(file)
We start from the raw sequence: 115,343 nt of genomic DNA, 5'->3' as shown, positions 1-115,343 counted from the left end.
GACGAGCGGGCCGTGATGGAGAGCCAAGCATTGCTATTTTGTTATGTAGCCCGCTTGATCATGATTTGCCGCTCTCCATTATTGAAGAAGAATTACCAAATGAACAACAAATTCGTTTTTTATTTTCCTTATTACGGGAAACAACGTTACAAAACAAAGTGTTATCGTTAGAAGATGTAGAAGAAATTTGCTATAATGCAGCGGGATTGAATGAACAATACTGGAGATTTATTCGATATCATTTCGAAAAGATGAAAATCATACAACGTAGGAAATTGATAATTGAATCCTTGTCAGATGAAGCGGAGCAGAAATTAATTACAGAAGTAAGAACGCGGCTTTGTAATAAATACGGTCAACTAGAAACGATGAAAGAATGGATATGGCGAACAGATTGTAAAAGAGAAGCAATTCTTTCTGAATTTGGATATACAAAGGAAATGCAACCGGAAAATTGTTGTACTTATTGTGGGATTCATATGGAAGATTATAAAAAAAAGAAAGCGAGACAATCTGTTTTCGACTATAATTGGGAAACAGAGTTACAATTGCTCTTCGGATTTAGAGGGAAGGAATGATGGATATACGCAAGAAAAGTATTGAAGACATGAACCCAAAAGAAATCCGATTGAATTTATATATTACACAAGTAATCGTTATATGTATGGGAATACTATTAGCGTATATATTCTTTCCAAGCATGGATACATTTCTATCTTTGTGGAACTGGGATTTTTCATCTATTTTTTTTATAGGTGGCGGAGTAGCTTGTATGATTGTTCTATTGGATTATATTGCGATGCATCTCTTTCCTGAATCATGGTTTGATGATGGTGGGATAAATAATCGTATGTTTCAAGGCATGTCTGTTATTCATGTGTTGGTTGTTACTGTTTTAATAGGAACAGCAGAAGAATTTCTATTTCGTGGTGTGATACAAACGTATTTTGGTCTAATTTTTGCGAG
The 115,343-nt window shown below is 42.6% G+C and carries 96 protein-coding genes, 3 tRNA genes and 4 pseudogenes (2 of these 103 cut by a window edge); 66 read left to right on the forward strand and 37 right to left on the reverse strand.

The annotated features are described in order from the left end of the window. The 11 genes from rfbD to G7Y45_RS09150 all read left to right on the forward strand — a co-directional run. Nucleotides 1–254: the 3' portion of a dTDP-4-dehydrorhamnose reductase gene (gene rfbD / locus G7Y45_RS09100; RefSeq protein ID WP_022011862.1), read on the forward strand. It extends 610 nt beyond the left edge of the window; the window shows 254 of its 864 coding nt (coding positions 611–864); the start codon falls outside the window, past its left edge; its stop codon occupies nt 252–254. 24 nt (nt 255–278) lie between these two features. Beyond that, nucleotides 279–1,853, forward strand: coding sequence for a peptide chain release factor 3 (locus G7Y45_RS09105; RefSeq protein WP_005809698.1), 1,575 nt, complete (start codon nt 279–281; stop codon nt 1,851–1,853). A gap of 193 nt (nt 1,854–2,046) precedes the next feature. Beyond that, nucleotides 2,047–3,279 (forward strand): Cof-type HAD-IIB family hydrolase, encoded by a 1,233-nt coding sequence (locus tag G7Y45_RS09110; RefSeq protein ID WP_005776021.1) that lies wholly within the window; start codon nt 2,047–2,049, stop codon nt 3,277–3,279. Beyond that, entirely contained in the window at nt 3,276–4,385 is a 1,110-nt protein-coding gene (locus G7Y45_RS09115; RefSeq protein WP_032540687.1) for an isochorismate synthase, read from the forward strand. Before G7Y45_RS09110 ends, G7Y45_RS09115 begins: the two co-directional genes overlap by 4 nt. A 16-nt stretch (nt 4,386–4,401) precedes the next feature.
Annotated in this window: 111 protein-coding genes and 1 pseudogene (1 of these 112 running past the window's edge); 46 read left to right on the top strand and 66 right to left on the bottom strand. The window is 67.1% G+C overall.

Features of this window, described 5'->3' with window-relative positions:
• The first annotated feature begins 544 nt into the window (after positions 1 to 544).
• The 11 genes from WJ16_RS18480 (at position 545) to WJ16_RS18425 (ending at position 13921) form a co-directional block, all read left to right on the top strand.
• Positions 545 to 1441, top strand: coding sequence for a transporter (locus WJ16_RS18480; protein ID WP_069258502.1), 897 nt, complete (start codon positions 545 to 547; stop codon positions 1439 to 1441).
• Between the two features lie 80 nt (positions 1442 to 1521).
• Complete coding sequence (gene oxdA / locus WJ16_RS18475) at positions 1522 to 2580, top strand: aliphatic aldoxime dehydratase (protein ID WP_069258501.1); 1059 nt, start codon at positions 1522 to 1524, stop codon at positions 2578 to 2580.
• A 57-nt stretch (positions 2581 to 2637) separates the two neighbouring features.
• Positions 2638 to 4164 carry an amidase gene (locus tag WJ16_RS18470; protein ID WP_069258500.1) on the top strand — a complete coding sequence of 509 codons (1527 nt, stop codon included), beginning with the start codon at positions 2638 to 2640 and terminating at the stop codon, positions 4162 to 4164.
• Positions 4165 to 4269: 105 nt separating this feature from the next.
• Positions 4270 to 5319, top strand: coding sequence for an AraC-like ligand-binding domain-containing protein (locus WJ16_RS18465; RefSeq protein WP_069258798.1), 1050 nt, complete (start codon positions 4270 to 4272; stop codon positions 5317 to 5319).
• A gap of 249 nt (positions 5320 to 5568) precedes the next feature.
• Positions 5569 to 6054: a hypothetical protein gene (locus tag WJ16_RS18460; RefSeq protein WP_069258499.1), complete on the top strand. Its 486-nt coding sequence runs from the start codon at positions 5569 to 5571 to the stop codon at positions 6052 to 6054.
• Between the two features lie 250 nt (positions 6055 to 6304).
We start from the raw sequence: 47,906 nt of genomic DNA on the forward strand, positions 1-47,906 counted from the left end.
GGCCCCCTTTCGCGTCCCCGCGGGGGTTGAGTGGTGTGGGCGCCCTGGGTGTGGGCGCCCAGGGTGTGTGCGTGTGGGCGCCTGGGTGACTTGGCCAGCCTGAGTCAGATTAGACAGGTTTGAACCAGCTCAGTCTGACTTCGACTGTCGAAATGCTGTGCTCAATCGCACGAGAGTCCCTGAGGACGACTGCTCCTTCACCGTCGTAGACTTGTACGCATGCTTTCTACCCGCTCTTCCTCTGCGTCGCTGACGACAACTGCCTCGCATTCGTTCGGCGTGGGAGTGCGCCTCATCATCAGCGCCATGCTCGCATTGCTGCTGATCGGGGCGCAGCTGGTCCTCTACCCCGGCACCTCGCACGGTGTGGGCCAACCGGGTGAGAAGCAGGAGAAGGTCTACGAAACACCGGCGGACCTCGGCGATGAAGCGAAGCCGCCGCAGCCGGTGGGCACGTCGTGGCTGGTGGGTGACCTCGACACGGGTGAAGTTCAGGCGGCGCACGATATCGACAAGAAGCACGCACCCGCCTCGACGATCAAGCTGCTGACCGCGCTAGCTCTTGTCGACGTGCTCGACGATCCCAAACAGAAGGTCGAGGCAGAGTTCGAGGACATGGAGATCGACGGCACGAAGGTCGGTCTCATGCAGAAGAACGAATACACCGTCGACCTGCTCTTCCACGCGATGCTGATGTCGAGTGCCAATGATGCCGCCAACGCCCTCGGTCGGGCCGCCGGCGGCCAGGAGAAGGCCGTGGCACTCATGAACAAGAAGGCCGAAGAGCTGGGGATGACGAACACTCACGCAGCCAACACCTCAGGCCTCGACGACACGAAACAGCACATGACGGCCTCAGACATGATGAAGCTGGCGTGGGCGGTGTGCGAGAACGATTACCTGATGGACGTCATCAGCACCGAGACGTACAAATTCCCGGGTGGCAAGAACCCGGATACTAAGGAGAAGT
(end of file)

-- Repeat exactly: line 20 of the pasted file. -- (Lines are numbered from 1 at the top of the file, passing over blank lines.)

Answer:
GGCCCCCTTTCGCGTCCCCGCGGGGGTTGAGTGGTGTGGGCGCCCTGGGTGTGGGCGCCCAGGGTGTGTGCGTGTGGGCGCCTGGGTGACTTGGCCAGCCTGAGTCAGATTAGACAGGTTTGAACCAGCTCAGTCTGACTTCGACTGTCGAAATGCTGTGCTCAATCGCACGAGAGTCCCTGAGGACGACTGCTCCTTCACCGTCGTAGACTTGTACGCATGCTTTCTACCCGCTCTTCCTCTGCGTCGCTGACGACAACTGCCTCGCATTCGTTCGGCGTGGGAGTGCGCCTCATCATCAGCGCCATGCTCGCATTGCTGCTGATCGGGGCGCAGCTGGTCCTCTACCCCGGCACCTCGCACGGTGTGGGCCAACCGGGTGAGAAGCAGGAGAAGGTCTACGAAACACCGGCGGACCTCGGCGATGAAGCGAAGCCGCCGCAGCCGGTGGGCACGTCGTGGCTGGTGGGTGACCTCGACACGGGTGAAGTTCAGGCGGCGCACGATATCGACAAGAAGCACGCACCCGCCTCGACGATCAAGCTGCTGACCGCGCTAGCTCTTGTCGACGTGCTCGACGATCCCAAACAGAAGGTCGAGGCAGAGTTCGAGGACATGGAGATCGACGGCACGAAGGTCGGTCTCATGCAGAAGAACGAATACACCGTCGACCTGCTCTTCCACGCGATGCTGATGTCGAGTGCCAATGATGCCGCCAACGCCCTCGGTCGGGCCGCCGGCGGCCAGGAGAAGGCCGTGGCACTCATGAACAAGAAGGCCGAAGAGCTGGGGATGACGAACACTCACGCAGCCAACACCTCAGGCCTCGACGACACGAAACAGCACATGACGGCCTCAGACATGATGAAGCTGGCGTGGGCGGTGTGCGAGAACGATTACCTGATGGACGTCATCAGCACCGAGACGTACAAATTCCCGGGTGGCAAGAACCCGGATACTAAGGAGAAGT